We were awoken early this morning under starry skies in Death Valley National Park to a chorus of coyote howls. It was the perfect way to start Halloween. For five of the last six Halloweens we have been on the road and it is always fun to fit that days location and destination into our Halloween festivities. Being in “Death” Valley definitely started this Halloween off on the right foot.
Thanks to our early morning wake up (courtesy of the coyotes) we headed to Zabriskie Point to watch the sun rise. We then put on our Halloween costumes and headed to Las Vegas for a stop-off at two of our favorite Vegas attractions, Ronald’s vegan donut shop and the Pinball Hall of Fame.
Our hippie, werewolf, and super-knight had a blast enjoying amazing vegan donuts and playing some serious pinball. While Ronald’s Donuts didn’t feature any specially decorated Halloween donuts we played plenty of spooky pinball machines including The Adams Family, Monster Bash, and Ghost Busters. All in all it was another howling good Halloween on the road.
Where do pinball machines go to retire once they leave the arcade? We think we may finally have an answer to this age-old question. If the pinball machine is lucky, it ends up in the Pinball Hall of Fame just a few blocks off of the Las Vegas Strip. We were lucky to spend an afternoon playing these beautifully restored arcade favorites as a family.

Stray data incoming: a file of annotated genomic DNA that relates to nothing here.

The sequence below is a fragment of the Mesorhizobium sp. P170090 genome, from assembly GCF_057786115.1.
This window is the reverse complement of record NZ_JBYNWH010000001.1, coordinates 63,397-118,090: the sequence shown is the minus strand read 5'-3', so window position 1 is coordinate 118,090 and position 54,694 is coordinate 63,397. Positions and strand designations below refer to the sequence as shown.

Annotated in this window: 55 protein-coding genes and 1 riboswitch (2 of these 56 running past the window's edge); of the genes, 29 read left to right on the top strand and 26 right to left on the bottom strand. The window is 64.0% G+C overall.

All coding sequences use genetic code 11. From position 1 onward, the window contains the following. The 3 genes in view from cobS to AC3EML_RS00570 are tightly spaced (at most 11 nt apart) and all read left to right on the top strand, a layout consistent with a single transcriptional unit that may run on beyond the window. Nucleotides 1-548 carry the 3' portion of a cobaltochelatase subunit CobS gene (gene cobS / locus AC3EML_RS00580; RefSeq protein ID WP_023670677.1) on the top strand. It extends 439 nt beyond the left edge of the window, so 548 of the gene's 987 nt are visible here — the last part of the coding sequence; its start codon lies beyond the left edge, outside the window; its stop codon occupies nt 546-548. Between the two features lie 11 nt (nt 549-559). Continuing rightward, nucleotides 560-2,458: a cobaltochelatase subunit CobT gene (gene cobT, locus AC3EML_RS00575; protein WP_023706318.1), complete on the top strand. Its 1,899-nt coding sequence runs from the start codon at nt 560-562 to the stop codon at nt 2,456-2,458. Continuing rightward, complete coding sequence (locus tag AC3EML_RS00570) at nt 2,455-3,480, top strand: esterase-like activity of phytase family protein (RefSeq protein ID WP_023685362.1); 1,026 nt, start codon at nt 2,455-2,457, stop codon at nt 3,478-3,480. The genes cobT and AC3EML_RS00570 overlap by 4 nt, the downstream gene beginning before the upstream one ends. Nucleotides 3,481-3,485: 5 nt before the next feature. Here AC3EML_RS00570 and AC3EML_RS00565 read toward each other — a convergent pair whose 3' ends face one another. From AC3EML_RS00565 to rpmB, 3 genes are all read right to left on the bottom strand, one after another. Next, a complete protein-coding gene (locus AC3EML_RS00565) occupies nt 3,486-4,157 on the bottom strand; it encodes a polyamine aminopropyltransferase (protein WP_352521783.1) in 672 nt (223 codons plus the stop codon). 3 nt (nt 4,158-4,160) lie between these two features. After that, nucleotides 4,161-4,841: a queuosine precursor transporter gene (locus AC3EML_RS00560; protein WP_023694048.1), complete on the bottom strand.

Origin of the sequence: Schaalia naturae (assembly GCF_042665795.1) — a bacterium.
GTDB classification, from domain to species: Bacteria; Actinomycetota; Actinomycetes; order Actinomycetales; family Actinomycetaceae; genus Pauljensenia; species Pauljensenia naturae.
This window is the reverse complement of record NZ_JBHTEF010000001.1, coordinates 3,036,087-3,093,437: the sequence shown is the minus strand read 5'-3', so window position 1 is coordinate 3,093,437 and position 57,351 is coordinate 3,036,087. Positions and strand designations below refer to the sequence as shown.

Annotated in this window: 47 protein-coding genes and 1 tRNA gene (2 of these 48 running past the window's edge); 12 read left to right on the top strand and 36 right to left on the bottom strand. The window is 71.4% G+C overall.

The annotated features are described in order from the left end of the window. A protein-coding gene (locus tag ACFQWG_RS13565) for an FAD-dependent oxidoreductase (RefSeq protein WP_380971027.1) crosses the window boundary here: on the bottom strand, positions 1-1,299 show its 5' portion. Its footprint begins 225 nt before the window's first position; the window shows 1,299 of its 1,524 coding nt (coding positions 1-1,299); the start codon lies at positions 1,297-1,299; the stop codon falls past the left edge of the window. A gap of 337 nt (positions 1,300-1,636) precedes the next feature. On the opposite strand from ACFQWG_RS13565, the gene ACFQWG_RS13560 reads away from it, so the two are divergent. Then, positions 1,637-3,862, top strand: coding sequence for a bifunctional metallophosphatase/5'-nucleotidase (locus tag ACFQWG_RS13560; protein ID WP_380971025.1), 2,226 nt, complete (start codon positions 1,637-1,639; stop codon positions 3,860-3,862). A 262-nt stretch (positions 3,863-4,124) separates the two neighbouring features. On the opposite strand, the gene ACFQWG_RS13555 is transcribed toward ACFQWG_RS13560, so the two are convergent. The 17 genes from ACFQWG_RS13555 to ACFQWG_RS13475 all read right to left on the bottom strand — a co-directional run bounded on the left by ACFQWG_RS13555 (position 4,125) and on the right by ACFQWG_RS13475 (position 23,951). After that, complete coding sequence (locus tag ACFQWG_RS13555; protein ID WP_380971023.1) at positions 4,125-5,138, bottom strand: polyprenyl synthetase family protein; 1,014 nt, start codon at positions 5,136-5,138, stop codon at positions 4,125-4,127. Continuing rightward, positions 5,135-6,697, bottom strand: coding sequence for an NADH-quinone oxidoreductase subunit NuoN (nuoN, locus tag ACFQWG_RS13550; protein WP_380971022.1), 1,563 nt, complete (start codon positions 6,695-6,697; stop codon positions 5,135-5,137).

The Pinball Hall of Fame is an all-volunteer labor of love that aims to do good work both in and out of the arcade. The machines in the collection number in the hundreds, and they are constantly being reconditioned and repaired so as many as possible are available for visitors to play and enjoy. In addition to the Hall of Fame being 100% family friendly (smoke-free, alcohol-free, and plenty of stools and chairs to help smaller players see and play), all of the proceeds left over from maintaining the machines go to local charities.
Deciding which games to play first was probably the hardest part of our day. Of course, our old favorites got the first few quarters. Five String was beside himself when he discovered that his two favorite games were not only on display, but also standing right next to one another. For the Younger Fives, this was their first real pinball experience, so they spent their time trying out different promising machines and selecting their favorites. In the end, Shrek became our new family favorite for its overall value (it is very forgiving with saving balls that go between the flippers) and the overall fun of the playing experience.
The more modern, flashier pinball machines are by no means the only stars of the show. The Younger Fives became close friends with KITT, the Knight Rider car that graciously took them for many rides. We also tried out some older and very fun pinball machines from the 1970s and 60s. While they weren’t as forgiving with lost balls, we really enjoyed learning about their history from the index cards placed on each of these machines.
While we have for the most part avoided the casinos that make Las Vegas famous, we are by no means immune to the charm of bright lights and flashy games. Spending an afternoon in the Pinball Hall of Fame, knowing that every quarter we played was helping people in the local community, felt like the perfect way to build some lasting Las Vegas memories as a family. It turns out that pinball and charity are a pretty classy combination.